Data Science #2.4: Offers and Negotiation

So maybe congratulations are in order - you have been made an offer for a job! Or maybe things went even better than you had ever hoped and ... you have multiple offers! Yahoo!

Don't be caught unprepared! 
You'd think this is the great golden hour of job hunting - when you finally get that phone call saying 'yes, we want you'. It's actually not. Sure, you will have a thrill go through you and suddenly the future seems even brighter than when you got your first SQL query to work without errors. However, all a sudden after weeks or months of job hunting, you have a lot of things thrown at you. For example, your conversation could go "Congrats! We are making you an offer. What are you thinking for a starting salary?". Are you ready to answer that or deflect effectively?

This is a delicate situation for you. You need to be able to be prepared without getting your hopes up. I've had the 'offer' phone call actually be a rejection phone call, and if you're already planning what your 401k is going to look like with this company, it's devastating. On the other hand, if you assume the pessimistic route ("why would anyone want me anyway?") then when you do get that positive phone call, you are the one who loses by not being ready. I have had companies 'force' me to decide within 2-3 days and, yes, the offer was retracted at the end of that period. Let's agree here to be cautiously optimistic - with every company after an onsite, you should take the time before the 'offer' call and have answers mapped out to these questions (all of them!):

(1) What starting salary do you want? 

Lo's Opinion: High ball this within reason. What does that mean? Think of a number that you'd be genuinely content to be offered and add 10-15%. I determined the starting salary number I gave to companies based on location (taxes, cost of living, etc.), how pleasant it would be to live in said area, the group, the flexibility, and competing offers.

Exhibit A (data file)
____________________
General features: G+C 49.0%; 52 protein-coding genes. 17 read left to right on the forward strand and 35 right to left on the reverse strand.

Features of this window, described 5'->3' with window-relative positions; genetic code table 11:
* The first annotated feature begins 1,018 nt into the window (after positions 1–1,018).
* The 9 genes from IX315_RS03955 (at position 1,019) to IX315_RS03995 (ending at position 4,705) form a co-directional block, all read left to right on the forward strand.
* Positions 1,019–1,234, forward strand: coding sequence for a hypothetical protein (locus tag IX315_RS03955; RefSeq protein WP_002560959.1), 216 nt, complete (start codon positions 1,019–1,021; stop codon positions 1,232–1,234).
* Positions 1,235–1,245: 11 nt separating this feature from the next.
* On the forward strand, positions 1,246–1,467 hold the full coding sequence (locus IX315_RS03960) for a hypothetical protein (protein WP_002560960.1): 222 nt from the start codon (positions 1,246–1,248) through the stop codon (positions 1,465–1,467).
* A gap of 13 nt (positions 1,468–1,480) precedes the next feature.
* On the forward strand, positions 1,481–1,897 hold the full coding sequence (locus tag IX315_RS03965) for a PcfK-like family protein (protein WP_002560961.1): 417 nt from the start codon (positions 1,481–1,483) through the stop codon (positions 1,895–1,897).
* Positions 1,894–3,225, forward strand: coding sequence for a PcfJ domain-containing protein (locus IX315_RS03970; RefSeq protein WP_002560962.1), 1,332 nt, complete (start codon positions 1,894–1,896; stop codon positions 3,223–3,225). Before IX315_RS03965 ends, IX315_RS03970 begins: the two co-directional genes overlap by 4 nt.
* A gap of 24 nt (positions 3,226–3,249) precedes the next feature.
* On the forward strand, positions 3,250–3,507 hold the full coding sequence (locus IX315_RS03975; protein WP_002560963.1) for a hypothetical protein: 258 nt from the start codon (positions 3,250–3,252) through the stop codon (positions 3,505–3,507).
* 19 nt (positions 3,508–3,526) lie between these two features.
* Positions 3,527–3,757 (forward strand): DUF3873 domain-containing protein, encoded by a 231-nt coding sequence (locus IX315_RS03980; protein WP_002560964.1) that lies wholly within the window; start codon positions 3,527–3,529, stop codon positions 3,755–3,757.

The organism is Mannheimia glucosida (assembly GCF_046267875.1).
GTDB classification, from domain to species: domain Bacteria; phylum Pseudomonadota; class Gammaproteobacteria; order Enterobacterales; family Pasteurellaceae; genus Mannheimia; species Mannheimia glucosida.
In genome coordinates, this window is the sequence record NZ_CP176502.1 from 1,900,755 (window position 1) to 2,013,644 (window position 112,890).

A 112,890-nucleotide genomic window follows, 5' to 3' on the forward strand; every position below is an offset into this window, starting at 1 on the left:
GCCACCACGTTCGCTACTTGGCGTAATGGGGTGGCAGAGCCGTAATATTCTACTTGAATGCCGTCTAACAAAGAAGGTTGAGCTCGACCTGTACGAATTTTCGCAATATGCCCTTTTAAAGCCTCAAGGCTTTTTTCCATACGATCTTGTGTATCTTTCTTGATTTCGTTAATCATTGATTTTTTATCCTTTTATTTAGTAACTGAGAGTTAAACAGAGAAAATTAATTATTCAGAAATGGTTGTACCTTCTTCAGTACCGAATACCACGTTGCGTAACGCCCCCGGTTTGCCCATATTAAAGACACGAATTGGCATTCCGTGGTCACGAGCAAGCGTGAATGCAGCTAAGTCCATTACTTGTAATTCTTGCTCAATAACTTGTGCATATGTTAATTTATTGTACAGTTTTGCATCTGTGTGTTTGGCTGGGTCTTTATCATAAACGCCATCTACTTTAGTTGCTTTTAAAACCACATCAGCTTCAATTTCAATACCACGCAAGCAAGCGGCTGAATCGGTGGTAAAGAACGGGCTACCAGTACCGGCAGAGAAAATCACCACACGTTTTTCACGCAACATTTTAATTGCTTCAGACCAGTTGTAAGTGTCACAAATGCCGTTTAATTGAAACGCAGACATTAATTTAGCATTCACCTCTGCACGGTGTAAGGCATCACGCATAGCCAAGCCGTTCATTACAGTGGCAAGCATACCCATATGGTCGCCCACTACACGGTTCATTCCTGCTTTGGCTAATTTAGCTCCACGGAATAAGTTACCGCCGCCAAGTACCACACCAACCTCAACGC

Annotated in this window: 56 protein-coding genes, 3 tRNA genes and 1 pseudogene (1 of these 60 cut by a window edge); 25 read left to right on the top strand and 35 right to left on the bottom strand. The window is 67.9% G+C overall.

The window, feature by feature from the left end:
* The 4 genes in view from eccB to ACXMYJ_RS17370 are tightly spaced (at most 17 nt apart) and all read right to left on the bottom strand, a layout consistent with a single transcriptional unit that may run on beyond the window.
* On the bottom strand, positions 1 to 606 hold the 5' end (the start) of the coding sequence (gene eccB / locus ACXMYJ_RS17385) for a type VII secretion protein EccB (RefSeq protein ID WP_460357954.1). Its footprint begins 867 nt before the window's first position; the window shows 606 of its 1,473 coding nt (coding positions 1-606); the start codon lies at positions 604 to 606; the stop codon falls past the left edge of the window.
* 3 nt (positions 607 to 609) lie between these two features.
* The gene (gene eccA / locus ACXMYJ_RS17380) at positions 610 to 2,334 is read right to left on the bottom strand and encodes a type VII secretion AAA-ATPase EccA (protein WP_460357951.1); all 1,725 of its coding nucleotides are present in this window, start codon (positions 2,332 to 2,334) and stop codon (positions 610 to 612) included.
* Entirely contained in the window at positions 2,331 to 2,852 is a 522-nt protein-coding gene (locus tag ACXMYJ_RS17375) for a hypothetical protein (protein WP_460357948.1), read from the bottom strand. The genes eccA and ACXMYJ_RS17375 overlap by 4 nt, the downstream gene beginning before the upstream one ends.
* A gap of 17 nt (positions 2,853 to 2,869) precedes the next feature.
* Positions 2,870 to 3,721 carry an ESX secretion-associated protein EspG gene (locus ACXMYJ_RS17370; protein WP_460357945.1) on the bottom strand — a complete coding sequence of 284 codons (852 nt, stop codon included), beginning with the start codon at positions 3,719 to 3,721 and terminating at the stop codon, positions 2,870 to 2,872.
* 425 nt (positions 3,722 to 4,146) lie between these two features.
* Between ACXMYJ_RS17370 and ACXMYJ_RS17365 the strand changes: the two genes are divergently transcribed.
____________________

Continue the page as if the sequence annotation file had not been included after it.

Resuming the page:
Is the offer several $10k too low? Say no immediately, you
aren't going to be able to negotiate that one

If you just name a (low) number to get an offer, once again, you're hurting you. Sure, you'll get the offer you asked for, but then when another company comes along and beats what you told company A initially, it's a lot harder to go back and ask for more. For companies, it seems like you're just trying to see how many cookies you can get from the jar before getting caught, and they don't really want to play this game.

Basically, I forced myself to assign a dollar amount to each company that was a 'yes' number. So for example, if you are going to say 'yes' at 105 k, ask for 115 k. The worst thing that will happen is that you will be berated by the recruiter for being a selfish bitch (Yep, that happens) or you'll be told you lack the experience to command that kind of salary at their company. Just please don't back down immediately... get them to work with you and settle for 107 - 110 k. That way you have the job, you have an extra 5 k a year, and the company is getting you for a steal of a deal anyway. I have never had an offer retracted from naming 'too high of a number' but I have had some nasty things said to me or some outright lies like "it's cheap to live in Amsterdam" (no...)

The most effective thing is to give your future boss or a recruiter the salary amount that will make you say yes. Then they have a goal, and you're going to be pretty freaking excited if they come back with that amount. I messed up here once where I told a company a lower number was good for me, and then I had second thoughts. This burns a bridge, so be considerate when you're negotiation with your future co-workers.